Past Event

Columbia Renaissance Seminar: Sarah McHam (Rutgers)

September 13, 2018
5:30 PM - 9:00 PM
Columbia University Faculty House

“Riccio’s Paschal Candlestick at the Santo in Padua as a Traditional Liturgical Furnishing”

Almost all scholarship about Andrea Riccio’s (1479-1532) masterpiece, the towering bronze Paschal Candlestick for the Santo (Basilica di Sant’Antonio di Padova) in Padua (1515), concerns its unprecedented, arcane antiquarian format and decoration. Such focus is justified by the intellectual interests of the candlestick’s learned commissioners, the Santo’s overseeing board, and by prominent aspects of its imagery, e.g., a relief of pagan sacrifice, and groups of sphinxes, centaurs, and satyrs. Even its first historian, a friar writing about the Santo in 1590, described some Christian imagery but left future generations to intrigue about the “mysteries” the candlestick depicted that he could not decipher. His puzzlement has shaped all later scholarship.

Very little studied are the candelabrum’s meaningful continuities with medieval traditions. From the early Middle Ages on, Paschal Candlesticks were major liturgical objects with crucial ecclesiastical functions, especially between Holy Saturday and Ascension/Pentecost. Unexplored issues to be considered in this presentation include the Christian implications of the candlestick’s material and its structural scheme of stacking registers. Additional major points of investigation involve the choice and position of narrative scenes and their meaning in relation to paschal ritual, as well as the implications of the candlestick’s orientation in the Santo’s choir.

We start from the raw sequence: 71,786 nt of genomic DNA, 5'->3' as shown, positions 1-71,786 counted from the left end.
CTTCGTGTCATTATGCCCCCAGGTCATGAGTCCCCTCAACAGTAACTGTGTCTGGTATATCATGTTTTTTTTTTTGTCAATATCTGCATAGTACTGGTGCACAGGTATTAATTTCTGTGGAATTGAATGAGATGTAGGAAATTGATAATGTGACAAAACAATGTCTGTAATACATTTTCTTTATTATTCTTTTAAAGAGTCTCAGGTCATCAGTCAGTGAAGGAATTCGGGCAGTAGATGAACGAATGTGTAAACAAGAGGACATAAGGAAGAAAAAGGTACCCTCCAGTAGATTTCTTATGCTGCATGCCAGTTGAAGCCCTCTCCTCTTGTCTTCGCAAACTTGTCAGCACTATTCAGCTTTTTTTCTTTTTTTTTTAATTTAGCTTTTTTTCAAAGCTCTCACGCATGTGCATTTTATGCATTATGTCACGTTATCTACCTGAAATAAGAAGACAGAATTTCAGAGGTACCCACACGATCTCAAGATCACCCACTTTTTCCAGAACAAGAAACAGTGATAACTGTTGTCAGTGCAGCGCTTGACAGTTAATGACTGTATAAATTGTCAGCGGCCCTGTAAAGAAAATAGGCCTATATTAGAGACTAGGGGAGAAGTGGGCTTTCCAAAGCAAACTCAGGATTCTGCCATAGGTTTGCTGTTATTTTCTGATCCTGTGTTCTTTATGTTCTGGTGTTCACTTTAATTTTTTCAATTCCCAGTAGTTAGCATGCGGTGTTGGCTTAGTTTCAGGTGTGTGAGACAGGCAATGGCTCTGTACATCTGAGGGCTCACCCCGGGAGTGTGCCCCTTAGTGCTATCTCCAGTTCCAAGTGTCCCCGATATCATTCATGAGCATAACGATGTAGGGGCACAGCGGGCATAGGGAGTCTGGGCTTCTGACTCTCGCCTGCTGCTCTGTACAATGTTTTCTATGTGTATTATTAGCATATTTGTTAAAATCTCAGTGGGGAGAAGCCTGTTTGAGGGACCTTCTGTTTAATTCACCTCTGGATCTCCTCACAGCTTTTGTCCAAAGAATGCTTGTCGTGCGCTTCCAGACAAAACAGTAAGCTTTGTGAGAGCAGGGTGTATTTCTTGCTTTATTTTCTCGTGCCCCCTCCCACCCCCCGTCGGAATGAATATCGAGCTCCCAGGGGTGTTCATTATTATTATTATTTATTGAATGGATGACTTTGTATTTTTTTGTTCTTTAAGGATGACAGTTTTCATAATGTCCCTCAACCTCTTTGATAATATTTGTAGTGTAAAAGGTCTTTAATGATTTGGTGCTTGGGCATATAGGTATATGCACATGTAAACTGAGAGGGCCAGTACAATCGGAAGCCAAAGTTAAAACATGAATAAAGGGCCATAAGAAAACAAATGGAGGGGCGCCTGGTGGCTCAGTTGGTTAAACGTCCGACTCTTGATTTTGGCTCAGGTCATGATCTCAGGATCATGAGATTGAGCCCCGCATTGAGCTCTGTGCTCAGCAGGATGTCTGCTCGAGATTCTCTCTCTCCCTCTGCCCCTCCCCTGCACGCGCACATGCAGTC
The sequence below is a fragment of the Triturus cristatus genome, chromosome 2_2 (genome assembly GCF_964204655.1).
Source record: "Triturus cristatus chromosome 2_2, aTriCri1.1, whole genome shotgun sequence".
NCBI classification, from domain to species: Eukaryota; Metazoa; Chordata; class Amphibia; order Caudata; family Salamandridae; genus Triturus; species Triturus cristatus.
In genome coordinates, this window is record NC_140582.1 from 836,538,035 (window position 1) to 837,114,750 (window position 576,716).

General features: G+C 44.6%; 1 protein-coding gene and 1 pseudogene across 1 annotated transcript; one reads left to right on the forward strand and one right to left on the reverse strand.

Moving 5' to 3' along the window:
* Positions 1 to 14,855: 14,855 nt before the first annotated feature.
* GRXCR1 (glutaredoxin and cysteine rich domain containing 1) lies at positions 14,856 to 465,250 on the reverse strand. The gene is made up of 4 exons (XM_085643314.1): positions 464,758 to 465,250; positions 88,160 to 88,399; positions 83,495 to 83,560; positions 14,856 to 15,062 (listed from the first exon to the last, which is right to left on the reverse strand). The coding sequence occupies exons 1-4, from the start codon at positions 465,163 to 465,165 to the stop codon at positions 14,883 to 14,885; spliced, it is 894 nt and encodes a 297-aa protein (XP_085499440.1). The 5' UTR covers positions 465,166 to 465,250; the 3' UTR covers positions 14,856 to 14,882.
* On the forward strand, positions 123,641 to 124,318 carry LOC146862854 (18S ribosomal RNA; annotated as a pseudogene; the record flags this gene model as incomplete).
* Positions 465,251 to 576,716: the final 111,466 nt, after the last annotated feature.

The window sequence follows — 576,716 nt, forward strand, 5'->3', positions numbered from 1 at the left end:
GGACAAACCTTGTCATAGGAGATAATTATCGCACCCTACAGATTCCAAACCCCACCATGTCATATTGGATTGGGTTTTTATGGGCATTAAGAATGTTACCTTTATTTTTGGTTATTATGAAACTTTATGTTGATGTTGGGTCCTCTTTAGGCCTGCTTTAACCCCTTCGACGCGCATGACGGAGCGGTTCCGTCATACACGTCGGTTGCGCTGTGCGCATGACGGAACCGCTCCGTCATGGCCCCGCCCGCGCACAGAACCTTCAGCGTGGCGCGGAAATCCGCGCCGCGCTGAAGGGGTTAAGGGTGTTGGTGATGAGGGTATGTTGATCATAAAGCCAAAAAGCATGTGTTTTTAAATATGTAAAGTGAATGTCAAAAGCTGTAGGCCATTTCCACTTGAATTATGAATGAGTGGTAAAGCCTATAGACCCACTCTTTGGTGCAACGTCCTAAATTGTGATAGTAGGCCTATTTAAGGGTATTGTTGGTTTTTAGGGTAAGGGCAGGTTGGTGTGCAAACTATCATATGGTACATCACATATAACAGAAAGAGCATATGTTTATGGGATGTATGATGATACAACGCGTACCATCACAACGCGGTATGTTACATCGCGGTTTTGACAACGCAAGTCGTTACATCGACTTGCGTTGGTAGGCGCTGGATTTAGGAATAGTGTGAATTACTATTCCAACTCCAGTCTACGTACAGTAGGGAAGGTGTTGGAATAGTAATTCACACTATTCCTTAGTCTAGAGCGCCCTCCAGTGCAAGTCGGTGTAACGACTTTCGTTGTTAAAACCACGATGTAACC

You are cordially invited to the dinner at Faculty House at 7:00 PM, where you will be able to continue the conversation with the speaker and the other Seminar members. If you plan to attend the dinner, please make your check of $30 payable to Columbia University.

Please contact the Rapporteur, Charles Pletcher (, at least ten days prior to the event, if you plan to attend the talk and, especially, if you plan to stay for the dinner. There is no need to contact the Rapporteur if you will not be attending.

In one of the most evocative frescoes of the Renaissance, Raphael juxtaposes Plato and Aristotle. The pairing would seem obvious, since the two thinkers had been for centuries symbols of philosophy and wisdom. But only the recent revival of Plato, begun in the mid-fifteenth century, had allowed Latin West to gain a better understanding of Platonic philosophy and therefore to compare Plato’s doctrines directly to those of Aristotle. Were master and disciple in harmony? And if not, which of the two should be favored? Such questions were less innocent than one might think, and the answers to them had implications for scholastic philosophy, theology, and speculation on the natural world, among a wide range of topics. A preferred vehicle for confronting these issues were works expressly conceived as comparisons between the two philosophers: the comparationes. The comparatiobetween Plato and Aristotle – a legacy from late antiquity – was initially recovered as a genre by Greek authors such as Pletho, George of Trebizond and Bessarion, and eventually appropriated by Latin authors, from Pico to Fox Morcillo, from Champier to Camutius. Driven by philosophical, apologetic and even political concerns, comparationes between Plato and Aristotle were still being composed even at the end of the seventeenth century, as the genre served as a flexible tool for different intellectual agendas. This talk will outline, on the basis of new archival and bibliographic research, some significant episodes in the history of this genre, focusing on its application in the university world, where it served both as a didactic instrument and a cultural manifesto.